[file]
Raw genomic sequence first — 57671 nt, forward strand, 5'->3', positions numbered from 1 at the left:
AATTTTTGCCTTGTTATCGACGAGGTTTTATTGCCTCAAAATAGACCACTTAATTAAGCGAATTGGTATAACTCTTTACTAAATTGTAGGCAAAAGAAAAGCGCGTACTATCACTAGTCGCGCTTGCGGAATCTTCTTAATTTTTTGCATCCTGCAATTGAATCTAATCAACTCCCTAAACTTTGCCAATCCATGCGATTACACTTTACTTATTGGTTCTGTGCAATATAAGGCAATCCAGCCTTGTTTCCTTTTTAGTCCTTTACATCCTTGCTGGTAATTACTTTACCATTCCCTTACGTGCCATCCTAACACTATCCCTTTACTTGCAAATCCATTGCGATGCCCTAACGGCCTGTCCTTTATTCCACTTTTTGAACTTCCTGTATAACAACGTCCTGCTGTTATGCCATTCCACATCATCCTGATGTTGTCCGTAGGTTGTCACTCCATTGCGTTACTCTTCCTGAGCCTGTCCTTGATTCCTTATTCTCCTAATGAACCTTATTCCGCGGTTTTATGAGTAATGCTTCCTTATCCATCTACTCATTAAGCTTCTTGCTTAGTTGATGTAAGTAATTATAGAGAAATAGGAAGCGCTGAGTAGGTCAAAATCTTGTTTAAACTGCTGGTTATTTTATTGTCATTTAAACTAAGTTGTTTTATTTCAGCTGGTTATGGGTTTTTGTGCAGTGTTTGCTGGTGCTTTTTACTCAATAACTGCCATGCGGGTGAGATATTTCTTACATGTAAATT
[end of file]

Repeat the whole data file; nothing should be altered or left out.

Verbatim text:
Raw genomic sequence first — 57671 nt, forward strand, 5'->3', positions numbered from 1 at the left:
AATTTTTGCCTTGTTATCGACGAGGTTTTATTGCCTCAAAATAGACCACTTAATTAAGCGAATTGGTATAACTCTTTACTAAATTGTAGGCAAAAGAAAAGCGCGTACTATCACTAGTCGCGCTTGCGGAATCTTCTTAATTTTTTGCATCCTGCAATTGAATCTAATCAACTCCCTAAACTTTGCCAATCCATGCGATTACACTTTACTTATTGGTTCTGTGCAATATAAGGCAATCCAGCCTTGTTTCCTTTTTAGTCCTTTACATCCTTGCTGGTAATTACTTTACCATTCCCTTACGTGCCATCCTAACACTATCCCTTTACTTGCAAATCCATTGCGATGCCCTAACGGCCTGTCCTTTATTCCACTTTTTGAACTTCCTGTATAACAACGTCCTGCTGTTATGCCATTCCACATCATCCTGATGTTGTCCGTAGGTTGTCACTCCATTGCGTTACTCTTCCTGAGCCTGTCCTTGATTCCTTATTCTCCTAATGAACCTTATTCCGCGGTTTTATGAGTAATGCTTCCTTATCCATCTACTCATTAAGCTTCTTGCTTAGTTGATGTAAGTAATTATAGAGAAATAGGAAGCGCTGAGTAGGTCAAAATCTTGTTTAAACTGCTGGTTATTTTATTGTCATTTAAACTAAGTTGTTTTATTTCAGCTGGTTATGGGTTTTTGTGCAGTGTTTGCTGGTGCTTTTTACTCAATAACTGCCATGCGGGTGAGATATTTCTTACATGTAAATT